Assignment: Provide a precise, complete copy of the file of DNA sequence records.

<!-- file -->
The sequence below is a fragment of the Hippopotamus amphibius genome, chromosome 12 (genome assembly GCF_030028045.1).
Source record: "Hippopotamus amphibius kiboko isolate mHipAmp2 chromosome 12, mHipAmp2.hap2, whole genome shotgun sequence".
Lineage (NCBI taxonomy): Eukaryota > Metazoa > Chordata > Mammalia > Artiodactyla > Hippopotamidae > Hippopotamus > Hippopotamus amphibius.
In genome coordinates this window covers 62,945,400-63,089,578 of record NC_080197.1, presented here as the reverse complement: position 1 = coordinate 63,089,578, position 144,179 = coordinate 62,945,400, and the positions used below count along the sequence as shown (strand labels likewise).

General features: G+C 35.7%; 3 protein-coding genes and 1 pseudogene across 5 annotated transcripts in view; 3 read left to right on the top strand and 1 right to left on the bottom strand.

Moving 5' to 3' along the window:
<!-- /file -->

The sequence below is a fragment of the Hippopotamus amphibius genome, chromosome 12 (genome assembly GCF_030028045.1).
Source record: "Hippopotamus amphibius kiboko isolate mHipAmp2 chromosome 12, mHipAmp2.hap2, whole genome shotgun sequence".
Lineage (NCBI taxonomy): Eukaryota > Metazoa > Chordata > Mammalia > Artiodactyla > Hippopotamidae > Hippopotamus > Hippopotamus amphibius.
In genome coordinates this window covers 62,945,400-63,089,578 of record NC_080197.1, presented here as the reverse complement: position 1 = coordinate 63,089,578, position 144,179 = coordinate 62,945,400, and the positions used below count along the sequence as shown (strand labels likewise).

General features: G+C 35.7%; 3 protein-coding genes and 1 pseudogene across 5 annotated transcripts in view; 3 read left to right on the top strand and 1 right to left on the bottom strand.

Moving 5' to 3' along the window: